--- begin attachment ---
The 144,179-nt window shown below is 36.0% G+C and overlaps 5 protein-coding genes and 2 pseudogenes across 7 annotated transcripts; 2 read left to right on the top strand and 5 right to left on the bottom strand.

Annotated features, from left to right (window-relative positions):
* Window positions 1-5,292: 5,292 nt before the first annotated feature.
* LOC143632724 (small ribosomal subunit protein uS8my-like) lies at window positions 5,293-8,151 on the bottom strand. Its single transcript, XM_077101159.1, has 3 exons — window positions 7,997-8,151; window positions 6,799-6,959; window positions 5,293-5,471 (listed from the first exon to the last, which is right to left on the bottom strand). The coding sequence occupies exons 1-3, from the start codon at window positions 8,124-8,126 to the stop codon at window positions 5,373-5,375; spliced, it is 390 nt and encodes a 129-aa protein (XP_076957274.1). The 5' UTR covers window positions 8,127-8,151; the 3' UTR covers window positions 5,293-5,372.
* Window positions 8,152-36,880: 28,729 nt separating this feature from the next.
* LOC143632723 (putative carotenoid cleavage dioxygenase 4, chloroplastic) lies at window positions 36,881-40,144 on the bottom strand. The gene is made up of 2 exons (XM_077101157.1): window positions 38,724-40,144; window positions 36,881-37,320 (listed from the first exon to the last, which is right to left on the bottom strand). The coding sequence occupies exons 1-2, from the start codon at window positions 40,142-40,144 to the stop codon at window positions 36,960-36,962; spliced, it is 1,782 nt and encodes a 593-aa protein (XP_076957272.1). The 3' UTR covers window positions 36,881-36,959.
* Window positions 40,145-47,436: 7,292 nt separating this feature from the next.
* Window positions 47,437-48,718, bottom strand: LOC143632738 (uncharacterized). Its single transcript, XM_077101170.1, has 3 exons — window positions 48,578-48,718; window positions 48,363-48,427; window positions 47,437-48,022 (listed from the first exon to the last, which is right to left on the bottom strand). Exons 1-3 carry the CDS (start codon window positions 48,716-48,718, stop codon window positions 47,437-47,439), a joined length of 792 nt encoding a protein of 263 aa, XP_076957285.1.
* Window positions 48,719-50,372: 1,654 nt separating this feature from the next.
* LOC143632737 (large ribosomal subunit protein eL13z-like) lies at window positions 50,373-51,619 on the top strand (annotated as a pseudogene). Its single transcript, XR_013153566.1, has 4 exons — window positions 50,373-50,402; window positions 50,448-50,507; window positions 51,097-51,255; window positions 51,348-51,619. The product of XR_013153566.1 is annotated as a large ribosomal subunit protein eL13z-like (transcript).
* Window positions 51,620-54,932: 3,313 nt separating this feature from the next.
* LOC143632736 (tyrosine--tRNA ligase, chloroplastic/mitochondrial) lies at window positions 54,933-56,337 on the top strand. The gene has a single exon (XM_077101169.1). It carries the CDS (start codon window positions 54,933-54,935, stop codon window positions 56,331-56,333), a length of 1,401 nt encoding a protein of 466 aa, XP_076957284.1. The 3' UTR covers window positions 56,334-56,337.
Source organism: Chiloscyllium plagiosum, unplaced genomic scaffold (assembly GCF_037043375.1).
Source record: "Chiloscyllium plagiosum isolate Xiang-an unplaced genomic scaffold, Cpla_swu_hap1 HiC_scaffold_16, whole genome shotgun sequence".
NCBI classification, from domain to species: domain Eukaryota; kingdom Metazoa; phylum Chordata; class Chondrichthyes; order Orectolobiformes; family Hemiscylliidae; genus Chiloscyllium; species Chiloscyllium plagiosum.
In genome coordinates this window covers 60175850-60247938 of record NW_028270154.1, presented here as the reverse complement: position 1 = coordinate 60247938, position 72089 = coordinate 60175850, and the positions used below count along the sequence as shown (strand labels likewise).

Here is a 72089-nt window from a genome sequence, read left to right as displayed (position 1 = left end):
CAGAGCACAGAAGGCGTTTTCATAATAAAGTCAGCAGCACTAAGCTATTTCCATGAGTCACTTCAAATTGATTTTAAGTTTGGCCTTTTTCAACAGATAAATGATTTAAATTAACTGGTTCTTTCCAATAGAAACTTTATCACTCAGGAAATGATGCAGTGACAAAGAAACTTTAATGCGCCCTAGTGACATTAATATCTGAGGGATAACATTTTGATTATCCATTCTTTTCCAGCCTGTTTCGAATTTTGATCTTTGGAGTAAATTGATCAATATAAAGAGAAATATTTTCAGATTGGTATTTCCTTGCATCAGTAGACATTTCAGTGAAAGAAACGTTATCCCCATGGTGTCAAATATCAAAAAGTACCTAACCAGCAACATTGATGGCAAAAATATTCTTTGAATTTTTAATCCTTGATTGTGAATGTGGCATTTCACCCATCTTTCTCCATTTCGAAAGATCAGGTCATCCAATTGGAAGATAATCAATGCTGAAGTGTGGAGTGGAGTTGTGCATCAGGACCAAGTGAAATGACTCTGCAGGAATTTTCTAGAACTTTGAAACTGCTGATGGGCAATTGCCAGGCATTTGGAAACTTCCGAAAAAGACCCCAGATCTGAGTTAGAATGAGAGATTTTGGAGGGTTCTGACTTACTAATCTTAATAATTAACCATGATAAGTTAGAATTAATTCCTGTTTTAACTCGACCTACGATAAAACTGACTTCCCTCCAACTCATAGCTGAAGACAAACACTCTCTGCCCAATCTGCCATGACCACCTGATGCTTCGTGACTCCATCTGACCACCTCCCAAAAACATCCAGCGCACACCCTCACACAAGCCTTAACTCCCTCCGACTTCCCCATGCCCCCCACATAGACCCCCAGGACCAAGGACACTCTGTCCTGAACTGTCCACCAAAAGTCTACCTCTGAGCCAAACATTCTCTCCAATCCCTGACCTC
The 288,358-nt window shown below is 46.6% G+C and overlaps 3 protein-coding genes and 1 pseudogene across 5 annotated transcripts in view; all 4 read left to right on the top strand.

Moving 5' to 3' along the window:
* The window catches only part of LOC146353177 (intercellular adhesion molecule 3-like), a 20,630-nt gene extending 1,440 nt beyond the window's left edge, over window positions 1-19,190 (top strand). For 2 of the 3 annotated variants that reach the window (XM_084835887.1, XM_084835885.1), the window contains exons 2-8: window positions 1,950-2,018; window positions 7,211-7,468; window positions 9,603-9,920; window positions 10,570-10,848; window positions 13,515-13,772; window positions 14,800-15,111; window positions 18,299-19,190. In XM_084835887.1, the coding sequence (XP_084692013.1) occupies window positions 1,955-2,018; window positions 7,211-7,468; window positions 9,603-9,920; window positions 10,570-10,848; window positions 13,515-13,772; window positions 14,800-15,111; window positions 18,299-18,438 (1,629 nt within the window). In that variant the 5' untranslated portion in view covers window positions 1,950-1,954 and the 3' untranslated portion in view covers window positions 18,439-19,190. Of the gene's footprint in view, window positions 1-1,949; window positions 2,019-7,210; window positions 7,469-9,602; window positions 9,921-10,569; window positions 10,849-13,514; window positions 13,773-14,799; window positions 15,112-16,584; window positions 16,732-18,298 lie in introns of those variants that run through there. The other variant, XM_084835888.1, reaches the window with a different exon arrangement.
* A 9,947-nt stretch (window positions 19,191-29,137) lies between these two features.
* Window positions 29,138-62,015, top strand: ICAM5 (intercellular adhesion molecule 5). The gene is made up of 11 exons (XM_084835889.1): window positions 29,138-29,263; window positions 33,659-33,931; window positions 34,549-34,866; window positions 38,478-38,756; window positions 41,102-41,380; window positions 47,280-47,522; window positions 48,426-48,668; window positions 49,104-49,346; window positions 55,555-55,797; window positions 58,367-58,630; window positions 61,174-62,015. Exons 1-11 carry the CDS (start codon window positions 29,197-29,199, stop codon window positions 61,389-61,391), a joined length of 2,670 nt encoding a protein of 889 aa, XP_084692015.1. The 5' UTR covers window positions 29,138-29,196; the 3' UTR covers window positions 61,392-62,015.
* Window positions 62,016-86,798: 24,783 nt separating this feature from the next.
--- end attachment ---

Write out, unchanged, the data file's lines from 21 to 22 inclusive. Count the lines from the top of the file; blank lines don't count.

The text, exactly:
* The window catches only part of LOC146353177 (intercellular adhesion molecule 3-like), a 20,630-nt gene extending 1,440 nt beyond the window's left edge, over window positions 1-19,190 (top strand). For 2 of the 3 annotated variants that reach the window (XM_084835887.1, XM_084835885.1), the window contains exons 2-8: window positions 1,950-2,018; window positions 7,211-7,468; window positions 9,603-9,920; window positions 10,570-10,848; window positions 13,515-13,772; window positions 14,800-15,111; window positions 18,299-19,190. In XM_084835887.1, the coding sequence (XP_084692013.1) occupies window positions 1,955-2,018; window positions 7,211-7,468; window positions 9,603-9,920; window positions 10,570-10,848; window positions 13,515-13,772; window positions 14,800-15,111; window positions 18,299-18,438 (1,629 nt within the window). In that variant the 5' untranslated portion in view covers window positions 1,950-1,954 and the 3' untranslated portion in view covers window positions 18,439-19,190. Of the gene's footprint in view, window positions 1-1,949; window positions 2,019-7,210; window positions 7,469-9,602; window positions 9,921-10,569; window positions 10,849-13,514; window positions 13,773-14,799; window positions 15,112-16,584; window positions 16,732-18,298 lie in introns of those variants that run through there. The other variant, XM_084835888.1, reaches the window with a different exon arrangement.
* A 9,947-nt stretch (window positions 19,191-29,137) lies between these two features.